Syria rebels, opposition reject Russia-proposed talks

Mikhail Klimentyev

FILE – This Monday, Dec. 11, 2017 file photo, Russian President Vladimir Putin, right, and Syrian President Bashar Assad watch the troops marching at the Hemeimeem air base in Syria. Nearly seven years into the conflict, the war in Syria seems on one level to be winding down, largely because of Russian-backed government victories and local cease-fires aimed at freezing the lines of conflict. (Mikhail Klimentyev, Sputnik, Kremlin Pool Photo via AP, File)

BEIRUT — Syrian rebels and opposition groups on Tuesday rejected Russia’s proposed peace talks, accusing Moscow of failing to pressure its ally, President Bashar Assad, to end the conflict.

In a series of statements, 40 rebel groups, including some of Syria’s most prominent, as well as political opposition groups, said the talks expected next month are an attempt to “circumvent” the U.N.-led process, which has made virtually no progress since it began in 2014.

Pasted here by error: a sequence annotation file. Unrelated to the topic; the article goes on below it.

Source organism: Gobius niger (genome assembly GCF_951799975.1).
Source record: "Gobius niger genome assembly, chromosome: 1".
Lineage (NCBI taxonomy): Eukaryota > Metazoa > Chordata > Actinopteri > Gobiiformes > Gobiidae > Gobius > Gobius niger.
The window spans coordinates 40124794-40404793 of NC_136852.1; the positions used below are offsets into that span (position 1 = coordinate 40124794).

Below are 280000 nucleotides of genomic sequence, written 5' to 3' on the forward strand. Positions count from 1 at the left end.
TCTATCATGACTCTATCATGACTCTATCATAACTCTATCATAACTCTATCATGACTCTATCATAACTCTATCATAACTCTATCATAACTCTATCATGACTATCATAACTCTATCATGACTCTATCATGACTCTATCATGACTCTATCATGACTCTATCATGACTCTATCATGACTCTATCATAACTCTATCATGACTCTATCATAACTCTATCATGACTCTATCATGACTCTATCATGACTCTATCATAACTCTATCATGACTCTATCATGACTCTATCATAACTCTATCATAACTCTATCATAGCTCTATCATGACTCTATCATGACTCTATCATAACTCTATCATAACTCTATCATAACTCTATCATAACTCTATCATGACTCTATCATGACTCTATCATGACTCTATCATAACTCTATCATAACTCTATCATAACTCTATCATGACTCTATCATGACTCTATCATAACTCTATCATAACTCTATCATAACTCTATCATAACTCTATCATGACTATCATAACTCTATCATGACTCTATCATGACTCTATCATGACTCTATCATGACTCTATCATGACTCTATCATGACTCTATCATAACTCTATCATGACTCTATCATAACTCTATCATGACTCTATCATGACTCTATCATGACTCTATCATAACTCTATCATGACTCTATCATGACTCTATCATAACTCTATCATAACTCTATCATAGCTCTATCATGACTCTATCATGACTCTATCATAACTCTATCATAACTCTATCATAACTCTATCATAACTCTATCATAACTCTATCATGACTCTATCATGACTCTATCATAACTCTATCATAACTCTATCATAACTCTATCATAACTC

The rebel groups said Moscow has asked them to give up their demand for Assad to step down.

“We reject this, and we affirm that Russia is an aggressor that has committed war crimes against Syrians,” the statement signed by 40 rebel groups said. “Russia has not contributed with a single move to alleviate the suffering of the Syrian people and it has not pressured the regime it claims it guarantees to move an inch toward any real path toward a resolution.”

The rebel groups, including Ahrar al-Sham, Army of Islam and a number of Western and regionally-backed outfits, said they are committed to the U.N.-led Geneva process, and called on the international community to end the bloodshed, now in its seventh year. Political opposition groups and governing bodies in rebel-held areas have…

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